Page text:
Student organizations and offices from the University of La Verne are collaborating on Stigma Free ULV, a campaign aimed at reducing the stigma associated with asking for help with common mental health conditions.
There are 10 different offices collaborating on the campaign, including the Associated Students of the University of La Verne, Office of Religious and Spiritual Life, Center for Multicultural Services, Academic Success Center, Office of First Generation and Peer Mentoring Programs, Office of Student Life, Randall Lewis Center for Well-Being & Research, Academic and Career Advising, Counseling and Psychological Services, and Student Outreach and Support.
The campaign is mostly done through social media posts and virtual events. Students and staff are encouraged to submit 20 second videos with personal tips for dealing with life’s daily stressors, said Daniel Loera, director for the Center for Multicultural Affairs.
“We’ve recognized that students, faculty and staff are facing difficulties. We wanted to do something about it,” said Sarah Rodman-Alvarez, executive director of the Lewis Center. “Our goals are normalizing the fact that everyone has struggles, getting rid of stigma and letting students know that help is available.”
In the following weeks, Stigma Free ULV will share Instagram story posts of students sharing their personal narratives so that students who cannot attend events can also be part of this campaign.
Adrianne Montero-Camacho, case manager for the Student Support and Outreach Department, said Stigma Free ULV offers students perspective and a moment to pause and relate to others in their personal struggle with mental health.
“Unfortunately, stigma is a normal thing that we all feel, but we can work together as a University to change that perspective,” Montero-Camacho said.
Sarah Morales, senior social science major and ASULV president, said she hopes this campaign will encourage students to be more in tune with their own mental health, as well as normalize conversations around mental health and its effects on students.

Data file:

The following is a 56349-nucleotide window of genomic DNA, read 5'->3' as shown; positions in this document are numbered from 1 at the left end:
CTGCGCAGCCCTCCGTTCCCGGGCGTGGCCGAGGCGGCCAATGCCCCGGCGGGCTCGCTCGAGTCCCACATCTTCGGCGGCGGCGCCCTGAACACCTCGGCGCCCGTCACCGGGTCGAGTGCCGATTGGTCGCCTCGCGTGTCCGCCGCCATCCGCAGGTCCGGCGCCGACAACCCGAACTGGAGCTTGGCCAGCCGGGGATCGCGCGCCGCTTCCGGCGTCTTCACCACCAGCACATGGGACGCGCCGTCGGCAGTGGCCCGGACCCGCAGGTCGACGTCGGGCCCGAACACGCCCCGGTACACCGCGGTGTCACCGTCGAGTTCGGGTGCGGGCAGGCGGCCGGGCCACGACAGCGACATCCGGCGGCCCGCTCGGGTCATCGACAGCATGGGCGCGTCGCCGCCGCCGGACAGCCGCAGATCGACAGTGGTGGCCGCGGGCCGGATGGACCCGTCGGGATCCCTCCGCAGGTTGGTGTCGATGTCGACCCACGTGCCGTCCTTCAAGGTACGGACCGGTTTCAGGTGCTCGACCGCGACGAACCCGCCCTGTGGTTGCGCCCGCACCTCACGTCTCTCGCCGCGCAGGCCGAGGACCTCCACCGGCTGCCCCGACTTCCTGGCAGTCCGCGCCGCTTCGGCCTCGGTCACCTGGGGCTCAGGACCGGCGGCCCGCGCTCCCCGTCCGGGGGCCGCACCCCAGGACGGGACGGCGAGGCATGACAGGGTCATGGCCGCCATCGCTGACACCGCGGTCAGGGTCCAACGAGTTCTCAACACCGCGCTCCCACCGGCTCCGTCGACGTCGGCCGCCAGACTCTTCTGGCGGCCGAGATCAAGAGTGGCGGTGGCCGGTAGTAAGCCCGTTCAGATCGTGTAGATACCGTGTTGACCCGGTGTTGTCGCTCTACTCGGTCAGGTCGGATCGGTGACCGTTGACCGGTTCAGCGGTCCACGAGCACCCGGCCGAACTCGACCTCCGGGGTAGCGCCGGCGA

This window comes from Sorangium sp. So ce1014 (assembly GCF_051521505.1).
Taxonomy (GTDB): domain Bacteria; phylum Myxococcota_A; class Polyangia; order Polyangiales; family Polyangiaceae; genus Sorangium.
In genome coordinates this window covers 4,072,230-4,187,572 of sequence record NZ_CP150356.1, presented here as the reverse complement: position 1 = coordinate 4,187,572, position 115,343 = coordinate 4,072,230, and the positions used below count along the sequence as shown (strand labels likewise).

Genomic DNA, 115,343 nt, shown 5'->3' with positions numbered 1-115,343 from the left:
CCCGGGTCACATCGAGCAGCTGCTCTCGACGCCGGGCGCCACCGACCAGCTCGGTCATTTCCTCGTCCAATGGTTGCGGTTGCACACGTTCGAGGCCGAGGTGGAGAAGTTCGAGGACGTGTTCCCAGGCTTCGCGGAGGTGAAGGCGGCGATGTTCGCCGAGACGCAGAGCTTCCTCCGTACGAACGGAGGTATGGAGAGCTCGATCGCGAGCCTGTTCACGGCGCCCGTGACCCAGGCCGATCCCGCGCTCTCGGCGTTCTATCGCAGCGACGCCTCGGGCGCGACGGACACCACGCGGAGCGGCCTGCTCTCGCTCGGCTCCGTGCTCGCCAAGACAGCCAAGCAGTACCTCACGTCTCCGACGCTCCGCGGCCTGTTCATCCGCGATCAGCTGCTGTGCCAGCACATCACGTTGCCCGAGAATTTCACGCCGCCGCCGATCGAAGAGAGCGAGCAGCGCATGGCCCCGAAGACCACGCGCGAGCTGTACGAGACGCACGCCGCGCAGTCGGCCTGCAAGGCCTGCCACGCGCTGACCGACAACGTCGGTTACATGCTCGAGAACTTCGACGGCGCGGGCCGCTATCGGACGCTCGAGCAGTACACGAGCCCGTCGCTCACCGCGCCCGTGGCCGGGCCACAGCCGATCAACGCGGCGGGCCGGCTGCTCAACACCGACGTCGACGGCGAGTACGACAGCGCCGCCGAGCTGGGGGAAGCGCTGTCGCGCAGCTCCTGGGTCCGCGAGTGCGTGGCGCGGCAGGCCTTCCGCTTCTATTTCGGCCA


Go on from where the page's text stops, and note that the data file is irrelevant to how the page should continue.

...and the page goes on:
“It is never weak, ugly or wrong to ask for help and to seek guidance,” Morales said.
Mental health problems are common among college aged students, with one in four young adults between the ages of 18 and 24 have a diagnosable mental illness, according to the National Alliance on Mental Illness.
Zandra Wagoner, university chaplain, said it is important to normalize challenges, create support structures and emphasize that there is no shame in seeking help.
“Most of us have an emotional world inside that we all need to care for. It’s unfortunate that we have stigmas associated with getting help,” Wagoner said. “The more we can share our experiences, the more resources we can use for our own self-care.”
The Office of Religious and Spiritual Life offers various Stigma Free ULV events. These events include meditation and energy balancing through breathwork, which are strategies students can use to help settle our body and clear our minds.
Cassandra Godinez, coordinator for STEM Pathway Peer Mentorship, said the Stigma Free ULV campaign is a way to make resources available for students, faculty and staff on campus. She said this campaign gives students the opportunity to practice vulnerability when it comes to mental health and asking for help when they need it instead of fighting it by themselves.
“Motivation is the most predominant mental health condition in my students. It is really hard to be motivated when we don’t really know what is on the other side of this pandemic,” Godinez said.
Furthermore, as part of this campaign, the Lewis Center offers meditation and yoga classes from Monday to Saturday in order to help students’ emotional well-being by giving them an outlet to release stress and anxiety.
Director of Counseling and Psychological Services Elleni Koulos said the University offers individual therapy as well. Students can call 909-448-4105 or email CAPS@laverne.edu to schedule an appointment.
Stigma Free ULV events can be found through Campus Labs. Every time students RSVP and participate in a Stigma Free ULV event they can enter a raffle for a monthly prize; February’s prize is a Fitbit.
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